Auditory Processing


There is more to listening than just being able to hear.

Listening is when we consciously attend to sound. Listening skills must be learned.

Babies learn to recognise sounds and tell the difference between similar sounds and locate where a sound comes from. They learn to identify sounds against background noise and fill in the gaps when sounds are missing, and to remember sounds and patterns of sounds.

What could you expect to see if your child has poor auditory processing?

Babies may be quiet, use only limited sounds and may respond to adults only when they are looking directly at a face. They might not look to see where a sound is coming from.
When they are a little older they may not respond to their name as often as other babies or try new sounds or imitate vehicle and animal noises.

Young children might have difficulty learning to talk and making clear, accurate sounds and even remembering words (vocabulary). Sentence structure (grammar) can be inaccurate. They are likely to use general words instead of the specific names of actions or objects, talking about ‘stuff’ or ‘the thing’. They might have trouble following directions or be easily distracted.

Pre-schoolers won’t accurately memorise words for songs, and struggle to remember information like the months of the year or their address. They will not be able to follow multiple instructions.

When they get to school they will not cope well in the classroom. They will be the children that ‘tune out’ or have poor attention skills or look around to see what all the other children are doing, be easily distracted or ask for directions to be repeated. They often have learning difficulties at some level. Very bright children can mask these symptoms for years, compensating in other ways. As school places more complex demands on them they will lose their confidence and struggle.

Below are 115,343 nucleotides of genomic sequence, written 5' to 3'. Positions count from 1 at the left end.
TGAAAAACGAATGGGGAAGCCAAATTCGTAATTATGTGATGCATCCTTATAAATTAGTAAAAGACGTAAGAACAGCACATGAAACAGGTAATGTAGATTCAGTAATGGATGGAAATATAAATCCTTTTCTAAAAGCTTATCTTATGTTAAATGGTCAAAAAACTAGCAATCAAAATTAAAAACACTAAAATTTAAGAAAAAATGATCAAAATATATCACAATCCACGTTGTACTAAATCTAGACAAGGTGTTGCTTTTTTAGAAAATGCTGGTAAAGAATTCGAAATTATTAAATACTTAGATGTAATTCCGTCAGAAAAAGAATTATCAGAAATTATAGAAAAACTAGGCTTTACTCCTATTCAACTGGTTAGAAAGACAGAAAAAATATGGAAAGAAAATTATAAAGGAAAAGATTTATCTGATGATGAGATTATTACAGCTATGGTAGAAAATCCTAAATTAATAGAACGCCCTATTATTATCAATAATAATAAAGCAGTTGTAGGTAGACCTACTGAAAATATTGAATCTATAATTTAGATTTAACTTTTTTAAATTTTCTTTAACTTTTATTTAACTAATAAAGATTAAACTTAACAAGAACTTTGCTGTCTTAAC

They probably find it hard to listen against background noise. The tune in their voice (the prosody) might sounds flat or monotone, and they find it hard to interpret other peoples’ tone of voice.

Children with auditory processing deficits often have difficulty in acquiring literacy. Blending and segmenting sounds into words is extremely difficult without explicit teaching. As reading demands become more complex they struggle, and unless reading is automatic and efficient, reading comprehension suffers.

This is extremely frustrating for parents and distressing for children.